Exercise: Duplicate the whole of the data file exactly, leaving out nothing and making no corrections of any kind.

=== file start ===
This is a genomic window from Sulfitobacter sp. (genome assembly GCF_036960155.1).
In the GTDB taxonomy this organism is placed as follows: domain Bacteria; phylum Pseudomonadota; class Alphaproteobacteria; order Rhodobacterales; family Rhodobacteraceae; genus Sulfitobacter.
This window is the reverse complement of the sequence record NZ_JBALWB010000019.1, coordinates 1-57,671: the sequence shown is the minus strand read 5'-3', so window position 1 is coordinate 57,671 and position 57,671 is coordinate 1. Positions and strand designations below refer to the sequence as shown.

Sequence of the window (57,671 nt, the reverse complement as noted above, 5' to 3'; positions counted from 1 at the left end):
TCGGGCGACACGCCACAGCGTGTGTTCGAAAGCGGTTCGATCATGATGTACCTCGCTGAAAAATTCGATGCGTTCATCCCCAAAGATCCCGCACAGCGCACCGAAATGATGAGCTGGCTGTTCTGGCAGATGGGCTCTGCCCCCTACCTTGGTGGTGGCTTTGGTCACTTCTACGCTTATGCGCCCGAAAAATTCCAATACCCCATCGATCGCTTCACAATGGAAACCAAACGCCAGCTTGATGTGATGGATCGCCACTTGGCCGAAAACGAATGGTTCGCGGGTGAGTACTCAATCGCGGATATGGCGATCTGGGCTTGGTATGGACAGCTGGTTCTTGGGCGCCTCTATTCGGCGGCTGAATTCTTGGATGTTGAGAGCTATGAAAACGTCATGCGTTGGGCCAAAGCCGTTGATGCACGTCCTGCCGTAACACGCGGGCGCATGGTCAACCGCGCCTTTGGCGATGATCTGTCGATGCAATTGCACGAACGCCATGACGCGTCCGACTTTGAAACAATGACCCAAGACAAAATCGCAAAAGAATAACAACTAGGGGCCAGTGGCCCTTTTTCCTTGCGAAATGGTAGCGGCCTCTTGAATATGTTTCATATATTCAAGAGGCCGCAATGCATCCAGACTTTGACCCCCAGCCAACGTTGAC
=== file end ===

This is a genomic window from Sulfitobacter sp. (genome assembly GCF_036960155.1).
In the GTDB taxonomy this organism is placed as follows: domain Bacteria; phylum Pseudomonadota; class Alphaproteobacteria; order Rhodobacterales; family Rhodobacteraceae; genus Sulfitobacter.
This window is the reverse complement of the sequence record NZ_JBALWB010000019.1, coordinates 1-57,671: the sequence shown is the minus strand read 5'-3', so window position 1 is coordinate 57,671 and position 57,671 is coordinate 1. Positions and strand designations below refer to the sequence as shown.

Sequence of the window (57,671 nt, the reverse complement as noted above, 5' to 3'; positions counted from 1 at the left end):
TCGGGCGACACGCCACAGCGTGTGTTCGAAAGCGGTTCGATCATGATGTACCTCGCTGAAAAATTCGATGCGTTCATCCCCAAAGATCCCGCACAGCGCACCGAAATGATGAGCTGGCTGTTCTGGCAGATGGGCTCTGCCCCCTACCTTGGTGGTGGCTTTGGTCACTTCTACGCTTATGCGCCCGAAAAATTCCAATACCCCATCGATCGCTTCACAATGGAAACCAAACGCCAGCTTGATGTGATGGATCGCCACTTGGCCGAAAACGAATGGTTCGCGGGTGAGTACTCAATCGCGGATATGGCGATCTGGGCTTGGTATGGACAGCTGGTTCTTGGGCGCCTCTATTCGGCGGCTGAATTCTTGGATGTTGAGAGCTATGAAAACGTCATGCGTTGGGCCAAAGCCGTTGATGCACGTCCTGCCGTAACACGCGGGCGCATGGTCAACCGCGCCTTTGGCGATGATCTGTCGATGCAATTGCACGAACGCCATGACGCGTCCGACTTTGAAACAATGACCCAAGACAAAATCGCAAAAGAATAACAACTAGGGGCCAGTGGCCCTTTTTCCTTGCGAAATGGTAGCGGCCTCTTGAATATGTTTCATATATTCAAGAGGCCGCAATGCATCCAGACTTTGACCCCCAGCCAACGTTGAC